Running a Dance

Running your own dance is not complicated or difficult, and a lot of these tips may seem very obvious, but you’d be surprised how many people can get things disastrously wrong…


  • Do some research to find out if there is enough interest among the people who you hope will attend. You need enough people there to cover your costs, and we find a dance will work better if you have at least 50 people present.
  • Decide on a date for the dance well in advance. You need a few months to organise everything and advertise the dance properly.
  • Decide when you are going to start and finish. 8pm is a good time to start, but you might start earlier if you have a lot of children attending. We find that 11.30pm is quite late enough to finish and we have seen lots of dances fizzle out as people start to leave before the end if you try to run on too late.


  • Contact your chosen venue and find out if it is available on the date you want.
  • Ask about any alternative dates.
  • Do not make a firm booking yet.
  • You need a venue with a hard floor and enough room for people to get up and dance. School halls and village halls usually work well, but hotel function rooms can be difficult as they tend to be carpeted so find out in advance. Barns and other farm buildings can be very successful venues in warm weather. Marquees can be used if they have hard floors laid. Make sure tables and chairs are available, and check out the kitchen facilities if you are intending to do any catering.
  • The band may be able to help with venues if you are stuck, as we know from experience which venues work.

Get a band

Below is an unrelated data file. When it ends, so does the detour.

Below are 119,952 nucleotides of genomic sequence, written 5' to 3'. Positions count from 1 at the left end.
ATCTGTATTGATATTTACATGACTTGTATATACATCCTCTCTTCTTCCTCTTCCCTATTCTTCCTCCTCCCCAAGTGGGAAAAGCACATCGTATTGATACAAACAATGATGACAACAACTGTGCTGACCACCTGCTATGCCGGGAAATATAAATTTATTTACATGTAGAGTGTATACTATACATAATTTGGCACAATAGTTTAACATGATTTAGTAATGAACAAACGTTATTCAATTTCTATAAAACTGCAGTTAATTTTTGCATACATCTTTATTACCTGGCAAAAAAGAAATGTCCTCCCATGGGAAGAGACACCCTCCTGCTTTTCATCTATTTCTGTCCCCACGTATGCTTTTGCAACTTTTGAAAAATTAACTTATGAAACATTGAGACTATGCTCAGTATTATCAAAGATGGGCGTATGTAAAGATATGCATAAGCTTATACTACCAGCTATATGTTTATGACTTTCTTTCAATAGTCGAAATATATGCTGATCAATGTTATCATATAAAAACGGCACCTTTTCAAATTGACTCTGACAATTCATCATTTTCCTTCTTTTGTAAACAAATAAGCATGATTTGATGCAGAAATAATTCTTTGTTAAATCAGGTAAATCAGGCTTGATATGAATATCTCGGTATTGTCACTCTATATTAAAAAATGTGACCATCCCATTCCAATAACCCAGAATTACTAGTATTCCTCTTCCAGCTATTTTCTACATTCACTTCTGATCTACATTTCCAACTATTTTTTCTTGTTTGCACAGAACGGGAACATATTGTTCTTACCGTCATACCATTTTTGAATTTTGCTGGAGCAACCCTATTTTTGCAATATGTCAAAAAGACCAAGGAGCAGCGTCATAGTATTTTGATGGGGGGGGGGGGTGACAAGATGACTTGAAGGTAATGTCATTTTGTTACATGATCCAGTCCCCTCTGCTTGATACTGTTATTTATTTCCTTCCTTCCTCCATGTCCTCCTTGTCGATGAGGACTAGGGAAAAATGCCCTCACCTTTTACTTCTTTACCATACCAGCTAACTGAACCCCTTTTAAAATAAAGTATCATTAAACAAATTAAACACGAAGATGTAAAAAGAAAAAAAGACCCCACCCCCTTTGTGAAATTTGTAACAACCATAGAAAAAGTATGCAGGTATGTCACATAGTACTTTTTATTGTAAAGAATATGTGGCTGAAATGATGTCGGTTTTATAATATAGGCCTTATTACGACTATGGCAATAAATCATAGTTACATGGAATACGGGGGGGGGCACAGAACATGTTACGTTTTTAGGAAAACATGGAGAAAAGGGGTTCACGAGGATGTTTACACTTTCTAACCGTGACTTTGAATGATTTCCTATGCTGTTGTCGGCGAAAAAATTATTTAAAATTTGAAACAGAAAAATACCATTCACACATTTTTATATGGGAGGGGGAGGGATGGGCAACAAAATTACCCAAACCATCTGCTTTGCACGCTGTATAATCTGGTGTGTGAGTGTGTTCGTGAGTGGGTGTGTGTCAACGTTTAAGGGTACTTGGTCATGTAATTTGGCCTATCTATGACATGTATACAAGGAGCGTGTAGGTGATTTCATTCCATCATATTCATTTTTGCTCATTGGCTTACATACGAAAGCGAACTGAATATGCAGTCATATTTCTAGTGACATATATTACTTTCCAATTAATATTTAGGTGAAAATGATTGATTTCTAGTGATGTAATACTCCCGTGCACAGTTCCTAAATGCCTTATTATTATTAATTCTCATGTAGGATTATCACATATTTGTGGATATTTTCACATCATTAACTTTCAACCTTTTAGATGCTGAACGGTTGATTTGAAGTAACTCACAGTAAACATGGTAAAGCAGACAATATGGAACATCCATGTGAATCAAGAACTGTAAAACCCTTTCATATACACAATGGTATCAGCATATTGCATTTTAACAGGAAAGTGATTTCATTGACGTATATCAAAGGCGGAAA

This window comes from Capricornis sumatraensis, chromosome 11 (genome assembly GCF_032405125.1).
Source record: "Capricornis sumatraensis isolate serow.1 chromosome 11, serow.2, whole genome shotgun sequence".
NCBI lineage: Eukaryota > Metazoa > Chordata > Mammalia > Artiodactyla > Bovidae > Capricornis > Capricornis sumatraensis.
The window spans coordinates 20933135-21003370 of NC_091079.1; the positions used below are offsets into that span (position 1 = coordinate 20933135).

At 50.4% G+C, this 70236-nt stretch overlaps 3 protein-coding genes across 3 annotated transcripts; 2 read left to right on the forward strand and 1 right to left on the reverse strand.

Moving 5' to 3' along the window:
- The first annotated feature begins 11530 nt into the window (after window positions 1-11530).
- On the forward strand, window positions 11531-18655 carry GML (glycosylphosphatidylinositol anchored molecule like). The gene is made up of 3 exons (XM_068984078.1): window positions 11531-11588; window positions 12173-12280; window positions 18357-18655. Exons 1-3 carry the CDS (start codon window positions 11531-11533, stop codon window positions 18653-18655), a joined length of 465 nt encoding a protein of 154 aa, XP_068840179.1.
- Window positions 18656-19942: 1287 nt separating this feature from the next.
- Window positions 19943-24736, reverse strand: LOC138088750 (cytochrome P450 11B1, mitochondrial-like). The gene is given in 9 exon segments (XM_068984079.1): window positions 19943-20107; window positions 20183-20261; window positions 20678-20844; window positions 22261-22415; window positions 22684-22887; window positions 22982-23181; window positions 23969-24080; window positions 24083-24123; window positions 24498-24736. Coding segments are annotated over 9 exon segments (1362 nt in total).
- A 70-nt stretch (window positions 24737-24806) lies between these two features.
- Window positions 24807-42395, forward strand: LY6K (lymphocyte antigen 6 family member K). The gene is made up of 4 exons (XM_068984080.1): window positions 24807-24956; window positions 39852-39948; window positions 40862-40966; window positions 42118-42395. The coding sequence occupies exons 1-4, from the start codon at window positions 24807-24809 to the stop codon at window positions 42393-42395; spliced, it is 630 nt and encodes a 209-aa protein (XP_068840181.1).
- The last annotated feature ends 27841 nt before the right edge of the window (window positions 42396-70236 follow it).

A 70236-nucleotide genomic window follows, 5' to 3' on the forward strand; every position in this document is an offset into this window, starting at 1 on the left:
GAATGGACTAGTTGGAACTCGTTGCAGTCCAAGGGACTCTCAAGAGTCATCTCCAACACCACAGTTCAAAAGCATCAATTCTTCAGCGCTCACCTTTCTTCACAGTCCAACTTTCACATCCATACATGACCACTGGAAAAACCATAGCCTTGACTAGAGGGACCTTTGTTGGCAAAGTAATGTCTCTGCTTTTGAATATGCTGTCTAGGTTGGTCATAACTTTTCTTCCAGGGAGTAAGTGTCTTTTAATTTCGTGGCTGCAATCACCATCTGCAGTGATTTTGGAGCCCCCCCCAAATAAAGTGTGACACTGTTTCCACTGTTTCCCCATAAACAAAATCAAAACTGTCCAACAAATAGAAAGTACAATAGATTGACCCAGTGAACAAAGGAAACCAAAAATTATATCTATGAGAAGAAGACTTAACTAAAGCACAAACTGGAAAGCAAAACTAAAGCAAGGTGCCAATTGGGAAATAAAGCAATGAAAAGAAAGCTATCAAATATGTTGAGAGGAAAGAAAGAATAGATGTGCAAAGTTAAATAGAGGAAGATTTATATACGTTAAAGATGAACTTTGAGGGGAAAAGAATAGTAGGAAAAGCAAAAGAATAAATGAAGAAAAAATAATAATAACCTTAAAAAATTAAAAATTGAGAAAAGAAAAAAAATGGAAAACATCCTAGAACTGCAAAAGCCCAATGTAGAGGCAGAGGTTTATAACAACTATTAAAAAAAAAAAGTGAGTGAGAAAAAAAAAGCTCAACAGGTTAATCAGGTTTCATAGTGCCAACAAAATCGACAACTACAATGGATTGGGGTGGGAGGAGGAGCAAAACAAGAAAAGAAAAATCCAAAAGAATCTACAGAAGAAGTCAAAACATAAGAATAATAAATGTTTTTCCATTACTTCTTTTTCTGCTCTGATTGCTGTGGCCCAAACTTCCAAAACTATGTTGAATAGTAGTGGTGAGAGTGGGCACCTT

• Contact a good dance band (White Horse, for instance!) and find out if they are available to play.
  • Ask about any alternative dates.
  • Do not make a firm booking yet.


  • If you are buying in catering services, find out if they are available. You don’t need to provide food but it is usual to have a break for supper during the night. This does not need to be elaborate, and something like pie and peas can be bought in at a reasonable price. It’s usual to have a bar as well but if you don’t provide one make sure people know (including the band) so they can bring their own.
  • Do not make any firm bookings yet.

If everything is available on the date you want, then you can make firm bookings.
If everything doesn’t fit together you might consider alternative dates. It’s a good idea to put things in writing to avoid any confusion and the band will probably ask you to sign a contract.

Now the point that lots of people get wrong…

Advertise the dance
Obvious, isn’t it? But you’d be surprised how many people get this wrong. Advertising varies for different occasions but you might put up posters, send round flyers or contact people directly. Advertising needs to be more extensive if you are admitting the general public, but even if the dance is restricted to members of a particular club/association/workplace/church, people need to be told (and sometimes persuaded!).

A raffle can be a good way of increasing your takings. People can often be persuaded to donate prizes.
Don’t forget to buy some raffle tickets.

On the night

  • Make sure someone is at the venue early to let the band in. They will need at least half an hour to set up their equipment. You also might have to arrange catering and bar facilities, and may need to rearrange tables and chairs so there is room to dance. Don’t forget that there will be clearing up to do at the end of the evening and the band will need time to pack up.
  • Unless you have worked out a timetable for the night, liaise with the caller about the timing of supper breaks, etc. Most callers are happy to act as master of ceremonies for the evening and to make announcements on your behalf.

Other entertainment
Some organisers combine a barn dance with a disco or other entertainment. A singer or other entertainer can make a useful break in the middle of the evening, but a disco is best arranged to run after the barn dance. It just doesn’t work to swap from country dancing to disco and back.

Unless you have a special reason, a good starting time is 7.30pm or 8pm. Don’t make it too early, especially on Fridays, or people will not be there at the start.
We have found over the years that people will start drifting off at about 11.30pm and have finished many a dance with only a few people remaining, which sort of spoils the occasion.